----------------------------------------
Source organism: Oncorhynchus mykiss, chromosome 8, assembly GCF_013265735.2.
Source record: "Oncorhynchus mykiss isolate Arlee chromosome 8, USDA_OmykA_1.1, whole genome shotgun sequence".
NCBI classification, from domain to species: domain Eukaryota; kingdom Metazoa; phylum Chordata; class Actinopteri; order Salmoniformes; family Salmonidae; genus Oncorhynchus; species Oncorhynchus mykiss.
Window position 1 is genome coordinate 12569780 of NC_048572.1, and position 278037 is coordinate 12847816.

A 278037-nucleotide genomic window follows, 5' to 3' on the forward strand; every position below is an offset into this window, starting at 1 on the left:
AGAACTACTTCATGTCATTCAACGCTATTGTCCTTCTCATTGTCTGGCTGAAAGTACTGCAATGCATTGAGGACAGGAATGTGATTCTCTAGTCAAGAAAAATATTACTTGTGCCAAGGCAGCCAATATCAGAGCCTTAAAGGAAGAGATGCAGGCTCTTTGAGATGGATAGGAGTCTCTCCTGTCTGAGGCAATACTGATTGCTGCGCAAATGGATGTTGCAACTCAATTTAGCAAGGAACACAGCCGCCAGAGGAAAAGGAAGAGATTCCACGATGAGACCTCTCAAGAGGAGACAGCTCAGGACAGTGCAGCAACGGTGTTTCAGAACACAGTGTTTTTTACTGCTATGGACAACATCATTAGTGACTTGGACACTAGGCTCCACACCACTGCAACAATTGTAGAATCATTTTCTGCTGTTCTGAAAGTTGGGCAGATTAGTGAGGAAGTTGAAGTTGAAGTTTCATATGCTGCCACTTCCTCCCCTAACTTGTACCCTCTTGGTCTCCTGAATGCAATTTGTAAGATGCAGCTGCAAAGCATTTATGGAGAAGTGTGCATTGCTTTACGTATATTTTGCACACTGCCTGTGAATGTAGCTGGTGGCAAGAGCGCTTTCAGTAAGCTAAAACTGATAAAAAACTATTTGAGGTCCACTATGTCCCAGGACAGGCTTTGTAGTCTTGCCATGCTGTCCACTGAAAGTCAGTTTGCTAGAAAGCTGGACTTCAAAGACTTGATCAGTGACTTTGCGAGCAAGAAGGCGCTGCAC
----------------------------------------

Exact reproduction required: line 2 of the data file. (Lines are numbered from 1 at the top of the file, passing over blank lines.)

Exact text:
Source record: "Oncorhynchus mykiss isolate Arlee chromosome 8, USDA_OmykA_1.1, whole genome shotgun sequence".